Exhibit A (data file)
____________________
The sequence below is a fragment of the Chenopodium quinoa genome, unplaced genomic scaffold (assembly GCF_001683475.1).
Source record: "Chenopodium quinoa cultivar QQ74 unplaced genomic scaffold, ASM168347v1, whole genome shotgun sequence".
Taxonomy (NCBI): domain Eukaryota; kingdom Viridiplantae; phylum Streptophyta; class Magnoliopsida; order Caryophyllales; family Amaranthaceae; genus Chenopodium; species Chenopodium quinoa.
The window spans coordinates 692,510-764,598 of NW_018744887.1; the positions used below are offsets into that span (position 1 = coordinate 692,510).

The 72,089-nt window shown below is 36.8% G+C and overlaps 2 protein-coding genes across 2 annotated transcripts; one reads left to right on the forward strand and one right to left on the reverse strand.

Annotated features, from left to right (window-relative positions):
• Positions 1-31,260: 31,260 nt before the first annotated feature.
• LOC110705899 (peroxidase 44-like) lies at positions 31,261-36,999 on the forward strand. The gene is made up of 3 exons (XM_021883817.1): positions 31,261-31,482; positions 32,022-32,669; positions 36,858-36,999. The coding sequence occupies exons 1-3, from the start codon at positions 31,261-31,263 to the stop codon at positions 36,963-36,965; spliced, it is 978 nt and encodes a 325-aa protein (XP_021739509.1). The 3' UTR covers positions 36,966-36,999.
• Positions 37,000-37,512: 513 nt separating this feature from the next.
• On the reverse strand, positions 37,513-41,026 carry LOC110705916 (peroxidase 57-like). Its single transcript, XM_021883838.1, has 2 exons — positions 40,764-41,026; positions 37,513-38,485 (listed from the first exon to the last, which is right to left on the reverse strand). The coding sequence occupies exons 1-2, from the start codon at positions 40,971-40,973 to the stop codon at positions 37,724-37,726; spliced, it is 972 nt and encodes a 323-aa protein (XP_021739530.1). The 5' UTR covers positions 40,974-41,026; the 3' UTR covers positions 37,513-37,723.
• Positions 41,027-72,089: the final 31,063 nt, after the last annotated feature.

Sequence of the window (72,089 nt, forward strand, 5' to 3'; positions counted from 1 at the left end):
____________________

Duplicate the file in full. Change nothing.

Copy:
The sequence below is a fragment of the Chenopodium quinoa genome, unplaced genomic scaffold (assembly GCF_001683475.1).
Source record: "Chenopodium quinoa cultivar QQ74 unplaced genomic scaffold, ASM168347v1, whole genome shotgun sequence".
Taxonomy (NCBI): domain Eukaryota; kingdom Viridiplantae; phylum Streptophyta; class Magnoliopsida; order Caryophyllales; family Amaranthaceae; genus Chenopodium; species Chenopodium quinoa.
The window spans coordinates 692,510-764,598 of NW_018744887.1; the positions used below are offsets into that span (position 1 = coordinate 692,510).

The 72,089-nt window shown below is 36.8% G+C and overlaps 2 protein-coding genes across 2 annotated transcripts; one reads left to right on the forward strand and one right to left on the reverse strand.

Annotated features, from left to right (window-relative positions):
• Positions 1-31,260: 31,260 nt before the first annotated feature.
• LOC110705899 (peroxidase 44-like) lies at positions 31,261-36,999 on the forward strand. The gene is made up of 3 exons (XM_021883817.1): positions 31,261-31,482; positions 32,022-32,669; positions 36,858-36,999. The coding sequence occupies exons 1-3, from the start codon at positions 31,261-31,263 to the stop codon at positions 36,963-36,965; spliced, it is 978 nt and encodes a 325-aa protein (XP_021739509.1). The 3' UTR covers positions 36,966-36,999.
• Positions 37,000-37,512: 513 nt separating this feature from the next.
• On the reverse strand, positions 37,513-41,026 carry LOC110705916 (peroxidase 57-like). Its single transcript, XM_021883838.1, has 2 exons — positions 40,764-41,026; positions 37,513-38,485 (listed from the first exon to the last, which is right to left on the reverse strand). The coding sequence occupies exons 1-2, from the start codon at positions 40,971-40,973 to the stop codon at positions 37,724-37,726; spliced, it is 972 nt and encodes a 323-aa protein (XP_021739530.1). The 5' UTR covers positions 40,974-41,026; the 3' UTR covers positions 37,513-37,723.
• Positions 41,027-72,089: the final 31,063 nt, after the last annotated feature.

Sequence of the window (72,089 nt, forward strand, 5' to 3'; positions counted from 1 at the left end):